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At the Temple of Artemis in Jerash, Jordan. Exploring Greco-Roman ruins with Ya’lla Tours.

jerash, Arch of Hadrian

It’s interesting to see how this blog has evolved over the years. These days, it’s travel-culture that really makes me tick. On this path, I feel I can make the most difference — especially by shining a positive light on subcultures, and encouraging people to explore the world with an open mind.

For these reasons, I can’t wait to share my experience in the ancient Greco-Roman city of Jerash, in the Hashemite Kingdom of Jordan. Our expert hosts Ya’lla Tours — who also guided us through Petra — took us back in time, to a lost civilization.

camel toy souvenirs, amman

Jordan is home to dozens of archaeological digs. The UNESCO heritage site Petra is the most famous, but Jerash is noted as one of the best preserved ruins in the Middle East.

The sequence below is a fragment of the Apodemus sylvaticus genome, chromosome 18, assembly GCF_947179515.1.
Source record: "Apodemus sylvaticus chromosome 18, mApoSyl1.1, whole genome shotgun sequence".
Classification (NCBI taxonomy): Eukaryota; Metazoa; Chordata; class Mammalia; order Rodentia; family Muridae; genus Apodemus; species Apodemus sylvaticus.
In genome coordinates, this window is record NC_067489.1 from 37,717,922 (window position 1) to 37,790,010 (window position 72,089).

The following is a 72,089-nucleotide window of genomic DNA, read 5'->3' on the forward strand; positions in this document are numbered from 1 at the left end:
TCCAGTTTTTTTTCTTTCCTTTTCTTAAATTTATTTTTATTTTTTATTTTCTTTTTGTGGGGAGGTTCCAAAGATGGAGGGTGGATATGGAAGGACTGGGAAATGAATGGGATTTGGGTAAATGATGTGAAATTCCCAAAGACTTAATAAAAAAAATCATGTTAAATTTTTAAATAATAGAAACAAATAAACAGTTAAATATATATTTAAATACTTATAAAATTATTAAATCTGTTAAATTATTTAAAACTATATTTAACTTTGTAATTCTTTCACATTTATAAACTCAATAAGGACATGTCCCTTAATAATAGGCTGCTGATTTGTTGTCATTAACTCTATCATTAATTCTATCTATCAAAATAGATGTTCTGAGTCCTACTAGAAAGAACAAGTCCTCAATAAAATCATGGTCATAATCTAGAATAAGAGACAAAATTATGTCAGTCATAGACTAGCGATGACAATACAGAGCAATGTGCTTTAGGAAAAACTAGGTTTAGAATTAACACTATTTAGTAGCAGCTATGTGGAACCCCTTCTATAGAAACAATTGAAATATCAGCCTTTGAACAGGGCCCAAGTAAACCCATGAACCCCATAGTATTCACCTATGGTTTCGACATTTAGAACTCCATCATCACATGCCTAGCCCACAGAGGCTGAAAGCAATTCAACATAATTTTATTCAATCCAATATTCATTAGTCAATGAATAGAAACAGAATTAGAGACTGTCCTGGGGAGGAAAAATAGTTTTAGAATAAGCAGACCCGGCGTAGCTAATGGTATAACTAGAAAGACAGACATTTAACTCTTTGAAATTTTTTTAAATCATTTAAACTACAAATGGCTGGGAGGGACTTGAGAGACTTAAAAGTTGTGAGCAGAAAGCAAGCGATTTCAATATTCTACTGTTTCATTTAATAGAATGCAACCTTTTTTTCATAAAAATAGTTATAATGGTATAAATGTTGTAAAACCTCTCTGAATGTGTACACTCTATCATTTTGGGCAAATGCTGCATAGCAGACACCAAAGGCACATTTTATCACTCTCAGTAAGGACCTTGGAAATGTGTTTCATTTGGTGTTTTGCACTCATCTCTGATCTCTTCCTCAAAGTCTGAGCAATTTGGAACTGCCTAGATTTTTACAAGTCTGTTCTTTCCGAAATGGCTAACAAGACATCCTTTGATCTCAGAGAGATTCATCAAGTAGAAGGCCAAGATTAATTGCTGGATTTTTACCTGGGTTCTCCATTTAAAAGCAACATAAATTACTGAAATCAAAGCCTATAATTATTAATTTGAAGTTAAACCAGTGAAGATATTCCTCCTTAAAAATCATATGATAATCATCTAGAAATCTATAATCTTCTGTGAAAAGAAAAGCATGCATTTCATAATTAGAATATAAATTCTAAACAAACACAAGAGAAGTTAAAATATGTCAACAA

Jerash (or Gerasa) is 30 miles north of the capital city, Amman. At the entrance, I saw display tables of scarves, stuffed camel toys and other souvenirs.

greco roman ruins, gerasa city

When you walk up the south stairway, you’ll encounter the Arch of Hadrian — built to honor the Roman Emperor when he visited around 130 AD.

jordan jerash ancient ruins

It felt like a dream, wandering through the three stone arches.

Outfit details: Cute bunny top from the Miffy store in Hong Kong, a Baby the Stars Shine Bright purse from Shinjuku Marui Tokyo, and a blue skater skirt from World Wide Love Tokyo.

ancient greek stone carvings